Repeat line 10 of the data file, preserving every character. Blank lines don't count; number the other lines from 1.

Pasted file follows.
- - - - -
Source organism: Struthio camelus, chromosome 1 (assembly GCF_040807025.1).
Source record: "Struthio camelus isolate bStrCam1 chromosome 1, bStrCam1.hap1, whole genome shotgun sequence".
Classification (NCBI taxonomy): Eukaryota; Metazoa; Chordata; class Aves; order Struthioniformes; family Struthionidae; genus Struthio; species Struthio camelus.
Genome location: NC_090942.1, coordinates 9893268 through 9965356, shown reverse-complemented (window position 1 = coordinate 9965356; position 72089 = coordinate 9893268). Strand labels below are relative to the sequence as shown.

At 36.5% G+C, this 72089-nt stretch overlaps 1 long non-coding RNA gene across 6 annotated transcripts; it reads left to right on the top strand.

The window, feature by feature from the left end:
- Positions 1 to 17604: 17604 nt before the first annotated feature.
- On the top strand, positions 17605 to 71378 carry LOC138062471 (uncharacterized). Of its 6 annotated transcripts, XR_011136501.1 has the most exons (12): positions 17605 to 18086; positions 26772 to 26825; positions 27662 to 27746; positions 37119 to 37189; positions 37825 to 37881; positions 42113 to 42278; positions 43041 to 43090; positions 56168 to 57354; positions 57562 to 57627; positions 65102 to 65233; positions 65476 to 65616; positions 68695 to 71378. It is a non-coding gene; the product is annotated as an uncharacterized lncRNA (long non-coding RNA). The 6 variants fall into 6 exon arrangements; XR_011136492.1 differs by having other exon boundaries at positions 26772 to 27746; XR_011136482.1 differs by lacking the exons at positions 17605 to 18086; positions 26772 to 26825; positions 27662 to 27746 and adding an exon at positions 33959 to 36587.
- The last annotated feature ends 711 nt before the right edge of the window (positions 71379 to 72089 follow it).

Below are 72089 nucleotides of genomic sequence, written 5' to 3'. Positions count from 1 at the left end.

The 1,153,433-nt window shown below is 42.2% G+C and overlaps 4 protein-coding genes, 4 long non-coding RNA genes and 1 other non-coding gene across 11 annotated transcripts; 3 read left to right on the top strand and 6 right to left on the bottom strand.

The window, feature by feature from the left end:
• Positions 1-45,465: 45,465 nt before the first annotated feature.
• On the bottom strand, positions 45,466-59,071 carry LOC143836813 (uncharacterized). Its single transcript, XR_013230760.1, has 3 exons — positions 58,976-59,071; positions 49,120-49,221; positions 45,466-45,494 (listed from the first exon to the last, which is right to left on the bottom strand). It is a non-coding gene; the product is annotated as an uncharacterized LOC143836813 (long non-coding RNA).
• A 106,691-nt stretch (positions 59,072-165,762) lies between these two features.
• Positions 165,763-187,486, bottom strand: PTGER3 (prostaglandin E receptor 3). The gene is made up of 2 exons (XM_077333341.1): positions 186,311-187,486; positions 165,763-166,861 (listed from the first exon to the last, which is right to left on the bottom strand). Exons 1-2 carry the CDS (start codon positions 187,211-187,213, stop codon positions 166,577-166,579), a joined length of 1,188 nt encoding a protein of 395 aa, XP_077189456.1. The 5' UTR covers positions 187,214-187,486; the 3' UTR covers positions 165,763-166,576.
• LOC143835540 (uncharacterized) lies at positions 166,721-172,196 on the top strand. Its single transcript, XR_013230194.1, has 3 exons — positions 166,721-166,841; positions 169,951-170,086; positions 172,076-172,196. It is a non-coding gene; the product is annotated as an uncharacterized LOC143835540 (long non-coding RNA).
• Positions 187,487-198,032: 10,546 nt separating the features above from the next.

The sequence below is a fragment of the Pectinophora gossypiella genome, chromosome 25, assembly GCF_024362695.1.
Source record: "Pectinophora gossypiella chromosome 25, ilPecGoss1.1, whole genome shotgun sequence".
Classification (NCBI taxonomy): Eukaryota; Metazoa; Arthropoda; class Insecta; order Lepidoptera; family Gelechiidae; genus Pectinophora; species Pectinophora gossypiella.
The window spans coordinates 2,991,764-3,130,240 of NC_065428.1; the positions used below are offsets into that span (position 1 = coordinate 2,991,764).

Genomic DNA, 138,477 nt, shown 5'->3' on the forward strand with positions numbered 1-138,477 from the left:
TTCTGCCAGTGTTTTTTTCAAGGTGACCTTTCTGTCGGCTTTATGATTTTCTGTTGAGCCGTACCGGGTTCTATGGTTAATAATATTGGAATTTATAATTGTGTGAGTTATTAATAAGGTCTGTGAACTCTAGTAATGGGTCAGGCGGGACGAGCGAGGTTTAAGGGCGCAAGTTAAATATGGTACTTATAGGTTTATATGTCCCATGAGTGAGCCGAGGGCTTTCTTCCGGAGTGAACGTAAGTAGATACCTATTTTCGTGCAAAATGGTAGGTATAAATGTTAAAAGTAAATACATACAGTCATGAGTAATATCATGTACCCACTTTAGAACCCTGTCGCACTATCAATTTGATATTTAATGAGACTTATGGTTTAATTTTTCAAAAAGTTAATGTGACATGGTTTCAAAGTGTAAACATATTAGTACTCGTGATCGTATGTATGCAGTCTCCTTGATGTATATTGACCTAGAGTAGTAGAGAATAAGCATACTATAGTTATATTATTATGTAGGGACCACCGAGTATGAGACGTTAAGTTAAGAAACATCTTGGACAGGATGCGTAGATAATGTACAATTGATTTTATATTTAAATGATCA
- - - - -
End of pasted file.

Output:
Below are 72089 nucleotides of genomic sequence, written 5' to 3'. Positions count from 1 at the left end.